muscle weakness.

      Nutritional deficiencies from damaging effect on digestion and absorption
       of most vitamins, minerals and amino acids. Deficiencies in vitamins B and
       A are particularly common.

      Alteration of metabolism of proteins, carbohydrates, and lipids in the body.
Alcohol has an ability to enhance the toxicity of most common drugs, pollutants,
and other toxins. Acetaldehyde is considered to be the most toxic of alcohol by-
products. It is the chemical which gives us the feeling of having a hangover.

Acetaldehyde has a large variety of toxic influences on the body. One of the most
devastating influences of this chemical is its ability to alter the structure of
proteins. Acetaldehyde-altered proteins are thought to be responsible for many
autoimmune reactions. People with neuropsychological problems are commonly
found to have antibodies against their own tissues.



Other toxins include:

Clostridia neurotoxins. There are about 100 different Clostridia species known
so far. Many Clostridia species are normal inhabitants of a human gut. For
example, Clostridium tetani is routinely found in the gut of healthy humans and
animals.

Everybody knows that tetanus is a deadly disease, due to an extremely powerful
neurotoxin Clostridium tetani produces. Clostridium tetani, which lives in the gut,
is normally controlled by the beneficial bacteria and does us no harm, because
its toxin can not get through the healthy gut wall. In gut dysbiosis this powerful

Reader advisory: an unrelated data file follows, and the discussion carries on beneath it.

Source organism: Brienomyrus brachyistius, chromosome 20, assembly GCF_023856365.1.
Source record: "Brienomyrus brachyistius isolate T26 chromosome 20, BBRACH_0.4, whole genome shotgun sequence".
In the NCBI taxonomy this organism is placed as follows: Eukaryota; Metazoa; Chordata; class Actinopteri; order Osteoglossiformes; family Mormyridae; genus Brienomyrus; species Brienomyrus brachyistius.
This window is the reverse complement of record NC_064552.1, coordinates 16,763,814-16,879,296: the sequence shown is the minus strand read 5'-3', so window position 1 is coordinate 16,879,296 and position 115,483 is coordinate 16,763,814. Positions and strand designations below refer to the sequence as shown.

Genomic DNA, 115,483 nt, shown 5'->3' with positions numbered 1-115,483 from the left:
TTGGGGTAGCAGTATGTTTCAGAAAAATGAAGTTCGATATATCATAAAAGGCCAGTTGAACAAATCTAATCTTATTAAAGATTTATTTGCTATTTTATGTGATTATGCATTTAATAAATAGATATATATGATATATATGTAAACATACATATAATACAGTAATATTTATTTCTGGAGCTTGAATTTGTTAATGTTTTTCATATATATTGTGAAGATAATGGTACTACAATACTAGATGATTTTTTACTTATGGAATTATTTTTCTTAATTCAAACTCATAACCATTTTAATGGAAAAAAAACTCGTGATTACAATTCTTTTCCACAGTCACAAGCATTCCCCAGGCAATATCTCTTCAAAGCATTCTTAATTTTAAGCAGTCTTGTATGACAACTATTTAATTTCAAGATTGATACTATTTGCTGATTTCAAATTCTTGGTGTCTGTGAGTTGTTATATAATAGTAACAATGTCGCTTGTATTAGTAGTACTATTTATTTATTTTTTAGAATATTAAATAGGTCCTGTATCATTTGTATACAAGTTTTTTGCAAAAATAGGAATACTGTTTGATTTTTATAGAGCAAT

neurotoxin may well get absorbed through the damaged gut lining and then cross
the blood-brain barrier affecting mental development.

Many other species of Clostridia (perfringens, novyi, septicum, histolyticum,
sordelli, aerofoetidum, tertium, sporogenes, etc) produce toxins similar to tetanus
toxin as well as many other toxins.

Gluteomorphins and casomorphins or opiates from gluten and casein.
Opiates are drugs — such as opium, morphine and heroin — which are
commonly used by drug addicts.

Gluten is a protein present in grains — mainly wheat, rye, oats, and barley.
Casein is a milk protein, present in cow, goat, sheep, human, and all other milk
and milk products…. As a result of misdigestion, gluten and casein turn into
substances with chemical structure similar to opiates such as morphine and
heroin.

These opiates from wheat and milk get through the blood-brain barrier and block
certain areas of the brain, just like morphine or heroin would do, causing various
neurological and psychological symptoms.”
How can the gut bacteria affect weight?

Ok, so the gut flora are heavily involved in digestion. And if you are overgrown
with the wrong type of bacteria, they are capable of producing some nasty
substances, and these can have quite a profound effect on the body.

Although this weight loss document is aimed at people who do have digestive
problems of one kind or another, and therefore are almost certainly overloaded
with bad gut bacteria, there is evidence that the gut bacteria of obese people in
general is different:

The Daily Telegraph of 29/05/2007xviii published an article entitled “Fat? Blame
the bugs in your guts”.

It describes some of the research of Professor Jeffrey Gordon at Washington
University School of Medicine:

"He has shown that the intestines of obese people are swimming with a slightly
different medley of microbes compared with slim people - obese people have
more Firmicutes and fewer Bacteroidetes than the lean ones.”




Some psychological aspects of over-eating



Acetaldehyde, the hangover chemical produced by some bacteria, is certainly not
going to make you feel good. Feeling bad is definitely associated with overeating:

One relevant study was “To test the hypotheses that induction of negative mood